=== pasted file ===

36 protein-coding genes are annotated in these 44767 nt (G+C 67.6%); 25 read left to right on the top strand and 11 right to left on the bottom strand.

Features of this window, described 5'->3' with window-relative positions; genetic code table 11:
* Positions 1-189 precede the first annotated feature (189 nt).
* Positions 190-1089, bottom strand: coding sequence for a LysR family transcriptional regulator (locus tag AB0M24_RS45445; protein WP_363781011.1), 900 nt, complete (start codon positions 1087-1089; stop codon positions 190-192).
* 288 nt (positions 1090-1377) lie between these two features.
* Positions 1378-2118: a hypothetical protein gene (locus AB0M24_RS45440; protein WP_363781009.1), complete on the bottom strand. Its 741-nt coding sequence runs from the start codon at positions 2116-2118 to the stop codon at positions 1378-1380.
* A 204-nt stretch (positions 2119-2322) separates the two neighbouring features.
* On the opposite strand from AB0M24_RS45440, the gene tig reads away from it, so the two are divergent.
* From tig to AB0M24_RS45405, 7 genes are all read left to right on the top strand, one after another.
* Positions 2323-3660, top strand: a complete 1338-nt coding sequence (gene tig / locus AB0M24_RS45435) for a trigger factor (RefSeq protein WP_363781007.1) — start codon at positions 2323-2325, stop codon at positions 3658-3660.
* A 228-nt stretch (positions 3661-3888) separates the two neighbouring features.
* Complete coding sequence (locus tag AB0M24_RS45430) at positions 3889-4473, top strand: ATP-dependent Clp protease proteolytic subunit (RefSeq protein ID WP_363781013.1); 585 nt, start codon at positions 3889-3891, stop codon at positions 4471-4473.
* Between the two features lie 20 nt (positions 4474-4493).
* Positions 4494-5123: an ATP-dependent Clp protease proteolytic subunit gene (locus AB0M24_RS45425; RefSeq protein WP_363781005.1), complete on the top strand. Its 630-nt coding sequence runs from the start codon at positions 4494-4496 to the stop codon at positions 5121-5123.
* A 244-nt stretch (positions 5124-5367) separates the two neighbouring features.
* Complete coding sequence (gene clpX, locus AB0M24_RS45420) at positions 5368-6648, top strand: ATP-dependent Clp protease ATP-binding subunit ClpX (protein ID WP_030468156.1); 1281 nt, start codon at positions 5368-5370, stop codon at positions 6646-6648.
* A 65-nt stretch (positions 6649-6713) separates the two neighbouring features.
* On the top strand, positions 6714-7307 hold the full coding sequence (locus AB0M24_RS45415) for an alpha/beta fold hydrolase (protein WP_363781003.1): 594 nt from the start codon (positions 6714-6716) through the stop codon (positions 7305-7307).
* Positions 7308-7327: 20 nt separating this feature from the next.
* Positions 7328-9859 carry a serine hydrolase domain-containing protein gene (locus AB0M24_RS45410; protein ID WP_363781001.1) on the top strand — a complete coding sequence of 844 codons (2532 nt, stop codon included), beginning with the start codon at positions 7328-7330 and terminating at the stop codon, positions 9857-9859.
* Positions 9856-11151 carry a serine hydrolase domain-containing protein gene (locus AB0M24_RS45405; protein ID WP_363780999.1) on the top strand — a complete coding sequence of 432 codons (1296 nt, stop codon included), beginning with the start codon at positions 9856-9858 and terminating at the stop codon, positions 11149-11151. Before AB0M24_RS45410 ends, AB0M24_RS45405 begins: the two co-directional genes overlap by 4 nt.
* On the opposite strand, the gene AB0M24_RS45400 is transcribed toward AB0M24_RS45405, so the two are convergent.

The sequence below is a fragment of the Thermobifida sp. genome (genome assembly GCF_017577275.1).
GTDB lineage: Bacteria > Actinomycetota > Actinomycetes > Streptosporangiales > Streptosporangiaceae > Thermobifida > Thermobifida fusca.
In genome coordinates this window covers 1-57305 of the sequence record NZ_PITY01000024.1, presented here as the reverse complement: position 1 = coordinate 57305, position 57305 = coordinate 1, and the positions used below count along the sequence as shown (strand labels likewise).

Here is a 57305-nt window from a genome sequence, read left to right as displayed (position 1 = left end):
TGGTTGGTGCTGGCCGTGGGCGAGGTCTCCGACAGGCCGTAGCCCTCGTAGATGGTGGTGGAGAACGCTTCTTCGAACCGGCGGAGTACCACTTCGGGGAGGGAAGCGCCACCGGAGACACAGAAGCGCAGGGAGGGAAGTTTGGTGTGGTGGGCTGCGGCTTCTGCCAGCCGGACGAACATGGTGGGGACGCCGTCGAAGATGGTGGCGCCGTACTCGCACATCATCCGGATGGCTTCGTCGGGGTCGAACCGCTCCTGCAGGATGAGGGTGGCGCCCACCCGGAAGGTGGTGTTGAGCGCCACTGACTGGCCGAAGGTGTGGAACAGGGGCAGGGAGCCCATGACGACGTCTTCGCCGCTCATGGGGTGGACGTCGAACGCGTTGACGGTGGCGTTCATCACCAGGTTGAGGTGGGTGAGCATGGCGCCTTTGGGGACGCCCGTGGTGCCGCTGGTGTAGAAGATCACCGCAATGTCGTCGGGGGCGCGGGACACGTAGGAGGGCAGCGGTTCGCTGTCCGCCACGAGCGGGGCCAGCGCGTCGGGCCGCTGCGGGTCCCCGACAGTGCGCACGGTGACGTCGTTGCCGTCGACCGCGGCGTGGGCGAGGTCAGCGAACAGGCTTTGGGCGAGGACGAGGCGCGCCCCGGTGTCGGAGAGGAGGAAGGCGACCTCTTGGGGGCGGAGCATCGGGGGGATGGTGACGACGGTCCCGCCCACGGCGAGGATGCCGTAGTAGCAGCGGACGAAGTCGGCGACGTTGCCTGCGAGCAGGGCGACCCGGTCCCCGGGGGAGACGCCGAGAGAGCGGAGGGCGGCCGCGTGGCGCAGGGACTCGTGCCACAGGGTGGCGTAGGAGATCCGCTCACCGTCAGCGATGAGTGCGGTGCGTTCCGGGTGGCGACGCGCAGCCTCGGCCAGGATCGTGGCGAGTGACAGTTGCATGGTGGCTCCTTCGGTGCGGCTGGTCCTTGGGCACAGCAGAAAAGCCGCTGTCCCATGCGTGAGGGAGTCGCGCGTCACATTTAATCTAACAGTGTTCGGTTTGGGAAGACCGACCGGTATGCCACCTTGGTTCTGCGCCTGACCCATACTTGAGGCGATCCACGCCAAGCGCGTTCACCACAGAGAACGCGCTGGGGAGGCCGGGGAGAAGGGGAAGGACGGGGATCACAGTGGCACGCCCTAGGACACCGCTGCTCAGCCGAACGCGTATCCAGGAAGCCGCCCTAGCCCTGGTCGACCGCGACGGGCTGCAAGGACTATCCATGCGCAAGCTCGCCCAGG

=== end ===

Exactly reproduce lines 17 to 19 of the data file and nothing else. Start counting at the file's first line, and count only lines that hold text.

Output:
* A 65-nt stretch (positions 6649-6713) separates the two neighbouring features.
* On the top strand, positions 6714-7307 hold the full coding sequence (locus AB0M24_RS45415) for an alpha/beta fold hydrolase (protein WP_363781003.1): 594 nt from the start codon (positions 6714-6716) through the stop codon (positions 7305-7307).
* Positions 7308-7327: 20 nt separating this feature from the next.